I am not going to lie. These past couple of weeks have been difficult for me. I am approaching the anniversary of the death of my mom, and many memories are flooding my mind all the time. I still need to make peace with her suffering. This is all compounded by all the uncertainty in my life right now. Satan whispers in my ear that God does not love me. My sinful nature and my weak faith would like to listen to him. For if God loved me, why would He ask me to walk through the fire?
I want to write this week about the woman of Canaan who approached Jesus to heal her demon possessed daughter. The disciples wanted to send her away for they found her annoying, but she persisted. Jesus actually called her a little dog! He hides who He is. His merciful, loving heart is hidden from her. But she persists! She acknowledges that she is a dog, but she is unmoved. She tells Him that the crumbs are for her. Jesus responds with great joy, and exclaims, “Woman, how great is your faith!”
Oh, that I may respond as this woman. God is not quiet because He does not love me. God is quiet because he needs to humble me because only then will my faith increase. The woman was humbled, and she persisted. Her faith was great! When Jesus humbled her, she did not give in to the temptation that He did not care for her. He stretched her, and He rejoices when she perseveres. He heals her daughter at that moment. I must also persist. I am sinful, and I want to believe that I control all things. Humble me, O Lord, that I too may increase in faith for your glory and my salvation.
This week, I have chosen “Stricken, Smitten, and Afflicted”. It is my favorite Lenten hymn. It also reminds me that Jesus humbled Himself for my sake. I do not choose this so that I may use Jesus as my example. I choose this to remember that ultimately all things have been made right. And whatever my grief, Jesus has been there and cleared the way for me. Notice the last line of the hymn, “None shall ever be confounded, Who on Him their hope have built.” This hymn was written by Thomas Kelly in 1804.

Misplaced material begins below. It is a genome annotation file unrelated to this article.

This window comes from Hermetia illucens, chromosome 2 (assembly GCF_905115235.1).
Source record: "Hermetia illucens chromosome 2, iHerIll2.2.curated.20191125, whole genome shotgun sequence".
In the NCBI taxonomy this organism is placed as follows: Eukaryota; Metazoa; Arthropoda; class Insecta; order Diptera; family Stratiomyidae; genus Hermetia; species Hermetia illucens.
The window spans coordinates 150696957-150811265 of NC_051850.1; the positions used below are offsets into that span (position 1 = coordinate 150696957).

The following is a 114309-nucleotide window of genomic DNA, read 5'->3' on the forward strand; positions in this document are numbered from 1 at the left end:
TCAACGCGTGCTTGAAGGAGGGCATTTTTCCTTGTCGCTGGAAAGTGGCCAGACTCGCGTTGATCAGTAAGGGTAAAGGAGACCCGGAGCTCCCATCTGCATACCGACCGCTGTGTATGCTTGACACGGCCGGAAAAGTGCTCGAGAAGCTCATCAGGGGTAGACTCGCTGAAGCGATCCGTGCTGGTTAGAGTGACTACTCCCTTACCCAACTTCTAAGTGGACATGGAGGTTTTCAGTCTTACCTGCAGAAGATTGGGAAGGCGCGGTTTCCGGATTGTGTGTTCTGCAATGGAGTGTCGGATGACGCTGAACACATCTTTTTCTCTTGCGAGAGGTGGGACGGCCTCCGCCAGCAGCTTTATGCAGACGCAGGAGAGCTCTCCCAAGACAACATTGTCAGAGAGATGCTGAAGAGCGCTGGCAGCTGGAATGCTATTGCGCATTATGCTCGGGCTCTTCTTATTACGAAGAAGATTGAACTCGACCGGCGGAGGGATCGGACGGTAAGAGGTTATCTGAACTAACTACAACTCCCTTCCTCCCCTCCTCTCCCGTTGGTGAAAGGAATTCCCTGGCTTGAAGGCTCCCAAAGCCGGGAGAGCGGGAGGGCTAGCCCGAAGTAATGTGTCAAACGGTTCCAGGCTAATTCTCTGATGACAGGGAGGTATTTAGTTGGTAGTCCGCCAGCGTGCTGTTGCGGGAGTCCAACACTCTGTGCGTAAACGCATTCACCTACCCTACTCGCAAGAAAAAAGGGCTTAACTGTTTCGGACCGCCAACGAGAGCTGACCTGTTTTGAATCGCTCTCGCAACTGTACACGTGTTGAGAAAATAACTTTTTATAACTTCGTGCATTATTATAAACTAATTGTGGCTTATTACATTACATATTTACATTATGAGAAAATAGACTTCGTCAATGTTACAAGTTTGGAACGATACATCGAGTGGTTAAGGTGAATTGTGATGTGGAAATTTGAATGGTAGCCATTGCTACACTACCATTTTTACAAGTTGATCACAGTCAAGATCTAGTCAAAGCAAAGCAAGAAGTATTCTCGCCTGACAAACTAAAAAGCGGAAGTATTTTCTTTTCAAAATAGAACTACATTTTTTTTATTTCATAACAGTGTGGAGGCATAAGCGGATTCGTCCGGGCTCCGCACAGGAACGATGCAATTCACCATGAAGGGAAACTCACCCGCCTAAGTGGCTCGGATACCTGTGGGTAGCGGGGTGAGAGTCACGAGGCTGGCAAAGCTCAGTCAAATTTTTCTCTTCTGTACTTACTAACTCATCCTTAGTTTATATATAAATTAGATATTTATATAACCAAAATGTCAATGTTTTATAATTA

Stricken, Smitten, And Afflicted
Stricken, smitten, and afflicted,
See Him dying on the tree!
’Tis the Christ by man rejected;
Yes, my soul, ’tis He, ’tis He!
’Tis the long expected prophet,
David’s Son, yet David’s Lord;
Proofs I see sufficient of it:
’Tis a true and faithful Word.
Tell me, ye who hear Him groaning,
Was there ever grief like His?
Friends through fear His cause disowning,
Foes insulting his distress:
Many hands were raised to wound Him,
None would interpose to save;
But the deepest stroke that pierced Him
Was the stroke that Justice gave.
Ye who think of sin but lightly,
Nor suppose the evil great,
Here may view its nature rightly,
Here its guilt may estimate.
Mark the Sacrifice appointed!
See Who bears the awful load!
’Tis the Word, the Lord’s Anointed,
Son of Man, and Son of God.
Here we have a firm foundation,
Here the refuge of the lost.
Christ the Rock of our salvation,
Christ the Name of which we boast.
Lamb of God for sinners wounded!
Sacrifice to cancel guilt!
None shall ever be confounded
Who on Him their hope have built.